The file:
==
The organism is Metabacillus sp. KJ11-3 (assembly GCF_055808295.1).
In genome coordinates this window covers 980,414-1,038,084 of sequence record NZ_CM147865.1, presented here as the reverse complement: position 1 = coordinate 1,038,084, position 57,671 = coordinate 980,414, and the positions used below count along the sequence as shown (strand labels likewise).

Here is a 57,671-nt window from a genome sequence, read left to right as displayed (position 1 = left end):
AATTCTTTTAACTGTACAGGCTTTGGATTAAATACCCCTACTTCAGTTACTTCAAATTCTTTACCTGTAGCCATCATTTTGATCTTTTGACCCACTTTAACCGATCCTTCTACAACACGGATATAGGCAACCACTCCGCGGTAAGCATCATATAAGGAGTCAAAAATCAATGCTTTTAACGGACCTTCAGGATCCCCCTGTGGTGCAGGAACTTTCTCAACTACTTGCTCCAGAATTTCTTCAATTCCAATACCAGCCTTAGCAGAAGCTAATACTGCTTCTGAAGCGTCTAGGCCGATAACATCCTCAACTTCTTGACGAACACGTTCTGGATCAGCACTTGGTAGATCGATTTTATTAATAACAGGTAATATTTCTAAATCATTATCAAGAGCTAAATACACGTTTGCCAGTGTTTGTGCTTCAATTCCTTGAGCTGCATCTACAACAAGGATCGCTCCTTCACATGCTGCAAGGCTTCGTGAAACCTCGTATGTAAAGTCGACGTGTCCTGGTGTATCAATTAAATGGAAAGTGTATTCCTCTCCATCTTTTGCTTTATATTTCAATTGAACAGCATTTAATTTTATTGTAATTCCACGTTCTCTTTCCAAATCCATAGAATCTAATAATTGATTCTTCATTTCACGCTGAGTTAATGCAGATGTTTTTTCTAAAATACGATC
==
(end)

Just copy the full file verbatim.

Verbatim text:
The organism is Metabacillus sp. KJ11-3 (assembly GCF_055808295.1).
In genome coordinates this window covers 980,414-1,038,084 of sequence record NZ_CM147865.1, presented here as the reverse complement: position 1 = coordinate 1,038,084, position 57,671 = coordinate 980,414, and the positions used below count along the sequence as shown (strand labels likewise).

Here is a 57,671-nt window from a genome sequence, read left to right as displayed (position 1 = left end):
AATTCTTTTAACTGTACAGGCTTTGGATTAAATACCCCTACTTCAGTTACTTCAAATTCTTTACCTGTAGCCATCATTTTGATCTTTTGACCCACTTTAACCGATCCTTCTACAACACGGATATAGGCAACCACTCCGCGGTAAGCATCATATAAGGAGTCAAAAATCAATGCTTTTAACGGACCTTCAGGATCCCCCTGTGGTGCAGGAACTTTCTCAACTACTTGCTCCAGAATTTCTTCAATTCCAATACCAGCCTTAGCAGAAGCTAATACTGCTTCTGAAGCGTCTAGGCCGATAACATCCTCAACTTCTTGACGAACACGTTCTGGATCAGCACTTGGTAGATCGATTTTATTAATAACAGGTAATATTTCTAAATCATTATCAAGAGCTAAATACACGTTTGCCAGTGTTTGTGCTTCAATTCCTTGAGCTGCATCTACAACAAGGATCGCTCCTTCACATGCTGCAAGGCTTCGTGAAACCTCGTATGTAAAGTCGACGTGTCCTGGTGTATCAATTAAATGGAAAGTGTATTCCTCTCCATCTTTTGCTTTATATTTCAATTGAACAGCATTTAATTTTATTGTAATTCCACGTTCTCTTTCCAAATCCATAGAATCTAATAATTGATTCTTCATTTCACGCTGAGTTAATGCAGATGTTTTTTCTAAAATACGATC